If you have already been diagnosed with osteoporosis, you are right to be concerned. Family history is certainly a risk factor for osteoporosis. But what you have learned from your own diagnosis can truly help your daughter.
Making exercise a habit is critical to keeping bones strong through midlife and beyond.
Women beginning midlife should make themselves aware of all the risk factors for developing osteoporosis. First, at the age of 40, unless she is one of the 1% who experience premature menopause (natural and total cessation of menstrual periods before the age of 40), she is likely to still be making the necessary estrogen to protect her bones. She should continue to take adequate calcium and Vitamin D for her age, which means 1,000 to 1,200 mg of elemental calcium and 400 IU of Vitamin D per day. This may mean assessing her diet and supplementing it if she does not get enough calcium through dairy products and other foods (see Table 4 in Question 48). If she smokes, she should stop. If she drinks excessive alcohol, she should stop that, too. Equally important, she should develop an exercise routine that puts the necessary stress on her bones for them to continue to remodel appropriately. Making exercise a habit is critical to keeping bones strong through midlife and beyond (see Questions 44-46).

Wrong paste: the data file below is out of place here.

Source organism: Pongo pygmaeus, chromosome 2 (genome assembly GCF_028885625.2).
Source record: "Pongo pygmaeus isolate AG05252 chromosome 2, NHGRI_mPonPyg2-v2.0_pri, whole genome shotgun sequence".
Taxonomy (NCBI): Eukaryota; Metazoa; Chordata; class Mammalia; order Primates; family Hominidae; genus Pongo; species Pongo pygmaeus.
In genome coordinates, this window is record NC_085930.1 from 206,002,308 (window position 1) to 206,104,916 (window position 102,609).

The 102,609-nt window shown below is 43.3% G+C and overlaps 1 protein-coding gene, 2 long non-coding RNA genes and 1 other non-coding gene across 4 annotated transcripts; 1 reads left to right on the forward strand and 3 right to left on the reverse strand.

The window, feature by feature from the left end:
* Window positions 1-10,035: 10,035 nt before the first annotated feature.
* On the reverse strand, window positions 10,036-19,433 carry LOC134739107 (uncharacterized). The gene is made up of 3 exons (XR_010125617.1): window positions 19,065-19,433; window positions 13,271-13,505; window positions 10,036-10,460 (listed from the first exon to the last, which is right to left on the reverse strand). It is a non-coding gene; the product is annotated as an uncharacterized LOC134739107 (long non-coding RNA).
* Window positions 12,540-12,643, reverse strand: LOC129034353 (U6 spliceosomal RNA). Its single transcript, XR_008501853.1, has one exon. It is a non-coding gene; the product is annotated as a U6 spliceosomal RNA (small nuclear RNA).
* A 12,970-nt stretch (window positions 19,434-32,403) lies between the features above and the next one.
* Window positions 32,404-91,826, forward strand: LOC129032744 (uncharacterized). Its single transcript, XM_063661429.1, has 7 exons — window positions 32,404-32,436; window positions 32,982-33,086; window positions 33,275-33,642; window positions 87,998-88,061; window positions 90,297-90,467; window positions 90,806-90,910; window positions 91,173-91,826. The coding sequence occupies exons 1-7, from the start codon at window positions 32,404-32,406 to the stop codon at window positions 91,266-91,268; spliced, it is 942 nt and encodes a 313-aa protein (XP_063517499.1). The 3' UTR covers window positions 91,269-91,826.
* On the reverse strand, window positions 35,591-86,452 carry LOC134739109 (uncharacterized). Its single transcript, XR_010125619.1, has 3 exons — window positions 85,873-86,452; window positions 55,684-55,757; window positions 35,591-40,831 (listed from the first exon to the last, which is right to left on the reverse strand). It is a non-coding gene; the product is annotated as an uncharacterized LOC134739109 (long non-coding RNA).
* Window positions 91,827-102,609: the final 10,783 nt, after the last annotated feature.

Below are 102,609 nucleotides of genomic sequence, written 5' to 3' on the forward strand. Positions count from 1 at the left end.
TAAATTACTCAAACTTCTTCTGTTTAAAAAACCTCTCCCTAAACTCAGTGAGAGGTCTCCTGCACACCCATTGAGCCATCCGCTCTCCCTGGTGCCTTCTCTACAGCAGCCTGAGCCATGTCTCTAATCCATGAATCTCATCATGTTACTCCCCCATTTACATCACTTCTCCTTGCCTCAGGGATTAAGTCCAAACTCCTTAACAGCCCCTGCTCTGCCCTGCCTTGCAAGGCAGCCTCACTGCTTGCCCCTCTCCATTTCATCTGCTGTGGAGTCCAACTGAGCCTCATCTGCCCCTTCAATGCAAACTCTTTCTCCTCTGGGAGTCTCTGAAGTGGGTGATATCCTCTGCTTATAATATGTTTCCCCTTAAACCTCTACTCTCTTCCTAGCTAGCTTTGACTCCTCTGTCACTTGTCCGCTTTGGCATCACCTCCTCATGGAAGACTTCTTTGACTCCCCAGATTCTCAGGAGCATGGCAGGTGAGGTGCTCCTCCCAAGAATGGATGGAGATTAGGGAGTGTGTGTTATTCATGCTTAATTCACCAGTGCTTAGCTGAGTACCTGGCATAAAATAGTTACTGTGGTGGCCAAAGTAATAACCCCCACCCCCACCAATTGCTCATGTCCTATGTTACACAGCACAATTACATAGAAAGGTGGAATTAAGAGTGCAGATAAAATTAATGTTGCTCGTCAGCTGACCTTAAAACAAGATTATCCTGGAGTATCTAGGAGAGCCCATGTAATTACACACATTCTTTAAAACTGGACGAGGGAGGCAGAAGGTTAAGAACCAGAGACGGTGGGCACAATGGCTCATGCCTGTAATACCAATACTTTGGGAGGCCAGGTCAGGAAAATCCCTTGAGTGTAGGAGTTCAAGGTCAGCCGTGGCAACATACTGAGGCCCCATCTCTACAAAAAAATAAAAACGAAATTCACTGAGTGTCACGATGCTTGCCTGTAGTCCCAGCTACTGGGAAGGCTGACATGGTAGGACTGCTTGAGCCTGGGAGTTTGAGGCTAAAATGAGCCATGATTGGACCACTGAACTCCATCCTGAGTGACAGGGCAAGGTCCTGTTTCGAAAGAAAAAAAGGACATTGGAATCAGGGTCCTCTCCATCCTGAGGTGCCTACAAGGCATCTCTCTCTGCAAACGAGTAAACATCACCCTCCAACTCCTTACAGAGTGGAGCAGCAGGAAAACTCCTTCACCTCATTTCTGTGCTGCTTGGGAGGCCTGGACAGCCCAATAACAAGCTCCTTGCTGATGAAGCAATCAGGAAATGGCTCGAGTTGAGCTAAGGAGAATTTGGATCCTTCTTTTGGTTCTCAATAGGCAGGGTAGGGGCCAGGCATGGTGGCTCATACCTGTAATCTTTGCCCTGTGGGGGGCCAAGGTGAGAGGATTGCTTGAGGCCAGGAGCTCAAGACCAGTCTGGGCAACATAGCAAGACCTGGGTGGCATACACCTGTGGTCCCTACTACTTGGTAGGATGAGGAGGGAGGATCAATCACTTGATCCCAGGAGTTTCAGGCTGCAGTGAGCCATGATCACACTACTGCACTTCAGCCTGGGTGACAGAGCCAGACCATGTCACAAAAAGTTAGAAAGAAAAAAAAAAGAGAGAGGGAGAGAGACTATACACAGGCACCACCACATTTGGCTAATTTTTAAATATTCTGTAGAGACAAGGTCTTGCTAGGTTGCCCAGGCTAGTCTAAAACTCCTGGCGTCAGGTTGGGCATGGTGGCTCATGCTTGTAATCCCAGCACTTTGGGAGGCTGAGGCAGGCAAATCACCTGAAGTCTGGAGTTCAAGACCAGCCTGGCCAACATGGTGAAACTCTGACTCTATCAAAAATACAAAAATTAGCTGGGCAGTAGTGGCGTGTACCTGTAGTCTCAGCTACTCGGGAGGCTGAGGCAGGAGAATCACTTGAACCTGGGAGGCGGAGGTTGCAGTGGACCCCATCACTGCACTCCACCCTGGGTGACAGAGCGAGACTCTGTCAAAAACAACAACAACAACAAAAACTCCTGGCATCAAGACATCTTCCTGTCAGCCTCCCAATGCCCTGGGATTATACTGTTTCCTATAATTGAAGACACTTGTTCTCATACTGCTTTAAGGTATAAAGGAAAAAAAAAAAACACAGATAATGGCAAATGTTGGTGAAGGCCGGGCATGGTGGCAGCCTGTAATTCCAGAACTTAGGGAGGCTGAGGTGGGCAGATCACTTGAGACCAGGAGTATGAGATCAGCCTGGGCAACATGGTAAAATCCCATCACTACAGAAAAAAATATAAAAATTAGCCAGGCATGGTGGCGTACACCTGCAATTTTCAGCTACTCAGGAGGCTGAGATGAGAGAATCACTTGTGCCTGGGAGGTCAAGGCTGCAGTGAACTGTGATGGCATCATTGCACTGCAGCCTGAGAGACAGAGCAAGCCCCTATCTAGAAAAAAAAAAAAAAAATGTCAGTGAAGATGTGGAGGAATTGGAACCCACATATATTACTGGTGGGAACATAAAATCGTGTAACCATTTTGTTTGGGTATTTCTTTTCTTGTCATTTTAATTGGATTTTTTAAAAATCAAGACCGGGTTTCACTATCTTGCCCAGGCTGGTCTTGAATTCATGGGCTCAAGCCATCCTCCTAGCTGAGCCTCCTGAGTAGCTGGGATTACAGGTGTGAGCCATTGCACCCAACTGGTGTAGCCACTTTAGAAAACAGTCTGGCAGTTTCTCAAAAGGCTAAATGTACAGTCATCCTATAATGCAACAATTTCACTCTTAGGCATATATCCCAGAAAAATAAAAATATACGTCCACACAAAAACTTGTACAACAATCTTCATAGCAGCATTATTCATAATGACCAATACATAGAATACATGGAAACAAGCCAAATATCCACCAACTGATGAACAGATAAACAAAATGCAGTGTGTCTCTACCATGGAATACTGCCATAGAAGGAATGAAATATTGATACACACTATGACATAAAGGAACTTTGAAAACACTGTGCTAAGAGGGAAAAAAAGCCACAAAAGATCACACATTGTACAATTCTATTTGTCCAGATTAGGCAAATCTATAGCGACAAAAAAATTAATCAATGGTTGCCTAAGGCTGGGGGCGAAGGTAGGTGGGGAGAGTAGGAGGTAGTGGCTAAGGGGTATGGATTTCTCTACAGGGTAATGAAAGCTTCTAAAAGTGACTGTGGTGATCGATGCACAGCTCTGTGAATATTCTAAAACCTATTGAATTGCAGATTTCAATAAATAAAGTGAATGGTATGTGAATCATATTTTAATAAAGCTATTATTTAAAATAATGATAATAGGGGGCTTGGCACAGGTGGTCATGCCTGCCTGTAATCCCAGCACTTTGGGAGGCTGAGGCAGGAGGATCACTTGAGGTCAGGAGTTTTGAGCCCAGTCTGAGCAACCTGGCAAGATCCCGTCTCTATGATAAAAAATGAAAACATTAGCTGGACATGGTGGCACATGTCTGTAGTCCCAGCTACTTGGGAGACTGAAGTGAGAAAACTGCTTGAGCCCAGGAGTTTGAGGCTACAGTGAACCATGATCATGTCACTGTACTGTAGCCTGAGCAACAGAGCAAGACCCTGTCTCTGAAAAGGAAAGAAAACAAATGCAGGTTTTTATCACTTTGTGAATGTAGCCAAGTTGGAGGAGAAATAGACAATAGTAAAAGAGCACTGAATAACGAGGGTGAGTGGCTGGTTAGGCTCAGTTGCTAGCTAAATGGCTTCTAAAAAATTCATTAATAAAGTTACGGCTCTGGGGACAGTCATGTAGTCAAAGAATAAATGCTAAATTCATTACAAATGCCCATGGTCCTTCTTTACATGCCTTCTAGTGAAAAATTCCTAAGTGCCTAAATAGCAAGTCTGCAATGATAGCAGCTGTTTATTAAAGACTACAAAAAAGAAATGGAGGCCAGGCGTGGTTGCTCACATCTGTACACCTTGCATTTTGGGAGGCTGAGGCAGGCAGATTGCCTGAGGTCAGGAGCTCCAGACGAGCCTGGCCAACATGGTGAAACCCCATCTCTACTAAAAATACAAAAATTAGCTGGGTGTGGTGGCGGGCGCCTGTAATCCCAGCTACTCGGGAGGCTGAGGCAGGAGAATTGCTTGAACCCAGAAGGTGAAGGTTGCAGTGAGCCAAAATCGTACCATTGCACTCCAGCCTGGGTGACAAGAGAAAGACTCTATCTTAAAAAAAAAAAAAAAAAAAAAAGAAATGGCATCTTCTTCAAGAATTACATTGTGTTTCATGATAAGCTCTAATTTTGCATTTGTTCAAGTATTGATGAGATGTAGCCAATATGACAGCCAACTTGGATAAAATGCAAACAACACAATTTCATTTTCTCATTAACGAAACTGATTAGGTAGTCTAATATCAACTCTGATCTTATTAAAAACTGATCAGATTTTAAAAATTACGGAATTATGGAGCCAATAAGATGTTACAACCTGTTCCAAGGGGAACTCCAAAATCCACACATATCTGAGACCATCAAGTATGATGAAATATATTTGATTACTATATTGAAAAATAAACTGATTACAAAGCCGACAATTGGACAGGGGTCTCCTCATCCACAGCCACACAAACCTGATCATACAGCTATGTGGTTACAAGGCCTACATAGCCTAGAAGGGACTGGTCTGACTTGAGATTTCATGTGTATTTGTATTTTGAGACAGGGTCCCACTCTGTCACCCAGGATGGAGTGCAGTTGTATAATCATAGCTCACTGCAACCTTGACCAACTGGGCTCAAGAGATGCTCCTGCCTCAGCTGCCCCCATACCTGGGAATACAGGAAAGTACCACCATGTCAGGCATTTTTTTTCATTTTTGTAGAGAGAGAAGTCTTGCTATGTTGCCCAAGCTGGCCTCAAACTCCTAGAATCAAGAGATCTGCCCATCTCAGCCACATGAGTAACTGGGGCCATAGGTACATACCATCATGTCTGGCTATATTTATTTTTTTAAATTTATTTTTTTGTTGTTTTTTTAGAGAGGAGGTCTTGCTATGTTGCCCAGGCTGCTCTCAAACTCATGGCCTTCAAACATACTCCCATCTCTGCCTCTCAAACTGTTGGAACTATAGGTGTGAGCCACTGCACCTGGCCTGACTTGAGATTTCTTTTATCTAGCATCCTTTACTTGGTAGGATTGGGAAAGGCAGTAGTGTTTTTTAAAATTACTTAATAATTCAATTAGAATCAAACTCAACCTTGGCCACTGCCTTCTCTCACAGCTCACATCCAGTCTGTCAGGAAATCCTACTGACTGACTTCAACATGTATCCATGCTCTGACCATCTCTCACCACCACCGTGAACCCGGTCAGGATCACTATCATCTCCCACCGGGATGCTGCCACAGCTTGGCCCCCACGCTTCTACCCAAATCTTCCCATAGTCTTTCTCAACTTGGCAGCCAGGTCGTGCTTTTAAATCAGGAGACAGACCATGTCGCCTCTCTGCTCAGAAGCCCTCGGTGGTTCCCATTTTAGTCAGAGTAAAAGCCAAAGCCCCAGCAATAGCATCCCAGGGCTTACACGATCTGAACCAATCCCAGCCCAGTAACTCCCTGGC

If your daughter is 40 and also has asthma or one of the autoimmune disorders that require treatment with steroids, she needs to be aware that steroids can cause significant bone loss. She should consult her clinician about taking a medication that will help her maintain her bone density.
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